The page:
Difference between revisions of "Dynamic range"
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Revision as of 20:34, 13 July 2006
The dynamic range of a scene, photograph or panorama refers to the ratio between the brightest and darkest portions of the image which is accurately captured or observed. A common problem for panorama production is the large range of brightness levels found in many scenes, e.g. from the deepest shadows under a rock, to direct, unfiltered sunlight. A single exposure cannot possibly achieve detail in the shadows, and avoid saturation in the highlights.
To understand why dynamic range is such a challenge in panoramic photography, it helps to understand how the human brain eye system copes with the natural range of brightness found in the world. Typical natural scenes have a dynamic range of about 18 stops (i.e. 18 doublings), and the human eye, at a single pupil dilation, can appreciate about 17 stops (well matched to typical natural, sun-illuminated scenes, not by accident!). When you allow for the adjustment of human vision to illumination conditions, the human brain-eye system can appreciate about 30 stops of dynamic range (a factor of 1 billion:1!), from the faintest star to full-on sunlight.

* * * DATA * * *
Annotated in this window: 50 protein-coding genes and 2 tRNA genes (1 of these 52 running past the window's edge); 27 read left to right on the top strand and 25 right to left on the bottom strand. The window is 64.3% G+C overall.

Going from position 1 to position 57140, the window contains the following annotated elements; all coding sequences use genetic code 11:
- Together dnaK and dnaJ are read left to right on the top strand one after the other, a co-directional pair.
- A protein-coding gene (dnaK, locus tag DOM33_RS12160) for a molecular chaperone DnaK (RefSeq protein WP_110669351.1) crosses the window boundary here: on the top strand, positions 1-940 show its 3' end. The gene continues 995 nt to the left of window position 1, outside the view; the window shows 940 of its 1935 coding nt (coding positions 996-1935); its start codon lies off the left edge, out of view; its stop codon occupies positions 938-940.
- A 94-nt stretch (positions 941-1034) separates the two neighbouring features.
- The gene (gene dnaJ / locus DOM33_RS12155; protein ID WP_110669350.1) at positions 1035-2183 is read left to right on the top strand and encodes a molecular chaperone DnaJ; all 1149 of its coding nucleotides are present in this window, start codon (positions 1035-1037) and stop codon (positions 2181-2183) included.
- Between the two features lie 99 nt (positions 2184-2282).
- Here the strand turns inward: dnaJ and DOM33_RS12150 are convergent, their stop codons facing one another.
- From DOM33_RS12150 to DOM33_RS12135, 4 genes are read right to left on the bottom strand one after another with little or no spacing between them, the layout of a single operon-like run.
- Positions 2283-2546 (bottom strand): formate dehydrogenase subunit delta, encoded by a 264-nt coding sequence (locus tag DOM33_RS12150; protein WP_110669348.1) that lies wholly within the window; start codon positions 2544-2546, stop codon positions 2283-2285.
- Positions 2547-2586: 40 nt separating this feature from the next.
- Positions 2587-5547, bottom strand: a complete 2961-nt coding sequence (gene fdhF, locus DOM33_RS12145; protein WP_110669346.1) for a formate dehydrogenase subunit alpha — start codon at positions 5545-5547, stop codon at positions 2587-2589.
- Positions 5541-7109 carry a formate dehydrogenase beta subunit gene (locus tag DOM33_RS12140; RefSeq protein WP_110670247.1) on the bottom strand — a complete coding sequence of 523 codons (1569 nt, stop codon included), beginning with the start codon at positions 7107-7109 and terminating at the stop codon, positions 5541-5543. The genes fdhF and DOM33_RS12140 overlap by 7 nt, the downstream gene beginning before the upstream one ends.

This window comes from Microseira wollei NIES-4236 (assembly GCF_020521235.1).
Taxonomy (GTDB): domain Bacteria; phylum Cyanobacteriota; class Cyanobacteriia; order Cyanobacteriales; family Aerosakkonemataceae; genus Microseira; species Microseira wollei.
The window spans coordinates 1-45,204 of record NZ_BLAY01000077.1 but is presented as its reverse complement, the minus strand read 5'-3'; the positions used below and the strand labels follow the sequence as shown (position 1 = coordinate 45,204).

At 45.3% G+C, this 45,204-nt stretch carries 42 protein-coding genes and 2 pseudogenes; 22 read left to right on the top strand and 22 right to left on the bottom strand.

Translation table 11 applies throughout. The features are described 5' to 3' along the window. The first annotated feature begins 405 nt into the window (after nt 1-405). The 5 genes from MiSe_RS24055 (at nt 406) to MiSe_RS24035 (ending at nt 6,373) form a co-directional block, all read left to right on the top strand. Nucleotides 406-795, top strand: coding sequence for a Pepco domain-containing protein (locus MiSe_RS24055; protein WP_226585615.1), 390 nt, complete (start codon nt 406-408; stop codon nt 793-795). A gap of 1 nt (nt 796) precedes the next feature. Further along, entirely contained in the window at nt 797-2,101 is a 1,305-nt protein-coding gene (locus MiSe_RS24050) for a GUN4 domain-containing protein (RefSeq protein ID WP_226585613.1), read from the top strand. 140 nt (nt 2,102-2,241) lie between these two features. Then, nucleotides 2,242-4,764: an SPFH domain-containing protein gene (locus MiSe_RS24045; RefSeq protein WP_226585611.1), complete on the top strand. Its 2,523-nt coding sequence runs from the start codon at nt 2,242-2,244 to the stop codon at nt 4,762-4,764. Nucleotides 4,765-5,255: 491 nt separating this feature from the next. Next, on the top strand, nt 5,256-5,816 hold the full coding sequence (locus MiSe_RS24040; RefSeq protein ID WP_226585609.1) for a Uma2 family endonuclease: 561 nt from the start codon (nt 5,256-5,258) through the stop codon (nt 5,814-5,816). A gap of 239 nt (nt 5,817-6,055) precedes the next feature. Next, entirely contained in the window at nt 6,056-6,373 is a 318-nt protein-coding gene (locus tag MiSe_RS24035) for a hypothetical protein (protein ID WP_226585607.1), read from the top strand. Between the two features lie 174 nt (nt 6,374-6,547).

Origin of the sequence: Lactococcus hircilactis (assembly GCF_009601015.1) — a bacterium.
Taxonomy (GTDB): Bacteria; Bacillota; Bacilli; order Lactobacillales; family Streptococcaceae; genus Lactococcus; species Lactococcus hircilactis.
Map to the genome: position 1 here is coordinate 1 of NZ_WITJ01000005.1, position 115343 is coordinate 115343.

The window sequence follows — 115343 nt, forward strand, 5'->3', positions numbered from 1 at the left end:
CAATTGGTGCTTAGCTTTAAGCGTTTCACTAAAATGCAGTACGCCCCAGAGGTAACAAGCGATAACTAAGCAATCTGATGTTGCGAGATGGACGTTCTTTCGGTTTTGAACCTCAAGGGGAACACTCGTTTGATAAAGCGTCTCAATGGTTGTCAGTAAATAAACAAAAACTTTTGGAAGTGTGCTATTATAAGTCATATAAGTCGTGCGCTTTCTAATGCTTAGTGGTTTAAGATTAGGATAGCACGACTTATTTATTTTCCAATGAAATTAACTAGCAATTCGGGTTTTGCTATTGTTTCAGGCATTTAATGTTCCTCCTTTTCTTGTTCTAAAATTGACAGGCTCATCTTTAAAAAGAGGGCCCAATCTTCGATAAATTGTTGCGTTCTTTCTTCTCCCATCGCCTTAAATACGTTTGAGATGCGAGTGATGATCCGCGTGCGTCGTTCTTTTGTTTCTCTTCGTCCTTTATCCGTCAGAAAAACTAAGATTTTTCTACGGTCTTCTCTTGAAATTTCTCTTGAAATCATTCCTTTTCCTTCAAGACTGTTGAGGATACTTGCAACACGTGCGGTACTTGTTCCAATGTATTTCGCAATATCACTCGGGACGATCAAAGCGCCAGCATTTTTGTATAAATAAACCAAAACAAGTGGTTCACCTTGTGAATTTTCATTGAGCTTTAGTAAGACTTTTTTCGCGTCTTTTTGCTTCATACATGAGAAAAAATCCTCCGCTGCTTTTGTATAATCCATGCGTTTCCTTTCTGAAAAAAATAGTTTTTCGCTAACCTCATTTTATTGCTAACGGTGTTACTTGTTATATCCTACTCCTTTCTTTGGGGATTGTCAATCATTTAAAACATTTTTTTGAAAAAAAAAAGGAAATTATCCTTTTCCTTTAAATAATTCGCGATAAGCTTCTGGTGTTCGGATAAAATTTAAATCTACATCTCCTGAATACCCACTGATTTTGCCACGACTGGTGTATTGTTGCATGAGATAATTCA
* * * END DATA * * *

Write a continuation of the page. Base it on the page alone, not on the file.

By contrast, camera and display systems offer far, far less dynamic range. Good digital cameras may offer only up to 10 stops of dynamic range (i.e. 1,000:1). Most deliver dynamic range well below that (see ). Using a camera's RAW mode gives more control for tone mapping the dynamic range captured by the sensors, which may extend the range by 1-1.5 stop at most. See RAW dynamic range extraction for details.
This is still a factor of ~500 less than is present in typical sun-illuminated scenes, and even that is rarely achieved in practice (see ). Film cameras offer larger dynamic range at the cost of non-linear "roll-off" of shadows and highlights. Some digital cameras apply digital transfer curves to approximate this, and certain cameras (e.g. ) have special purpose CCDs to extend dynamic range even further. The problem is even worse when considering display systems. Typical desktop displays offer about 7-8 stops of contrast (e.g. 100:1), high-end plasma TV's offer 10 stops (1200:1),
This gives you a sense of the problem, and also poignantly illustrates why it's so hard to get realistic looking moon shots or other high contrast scenes which are so easy to appreciate using your eyes, but so hard to capture using photographic techniques.
There are several methods of coping with high dynamic range, including shooting a series of exposures at different exposure times, and combining them digitally afterwards (see Contrast Blending) using 16bits per color channel (e.g. Full 16 bit workflow) to target the limited range of the output device (printer or display). There are also several interesting automatic range compression algorithms which have been proposed (e.g. Gradient Domain High Dynamic Range Compression).
Photoshop CS2 now has an internal merge to HDR function, which can assemble a bracketed exposure series into a true HDR image. There is a nice tutorial by Brian Greenstone on how to deal with this:  and a comparison of two plugins that attempt to compress a HDR image here: HDR compression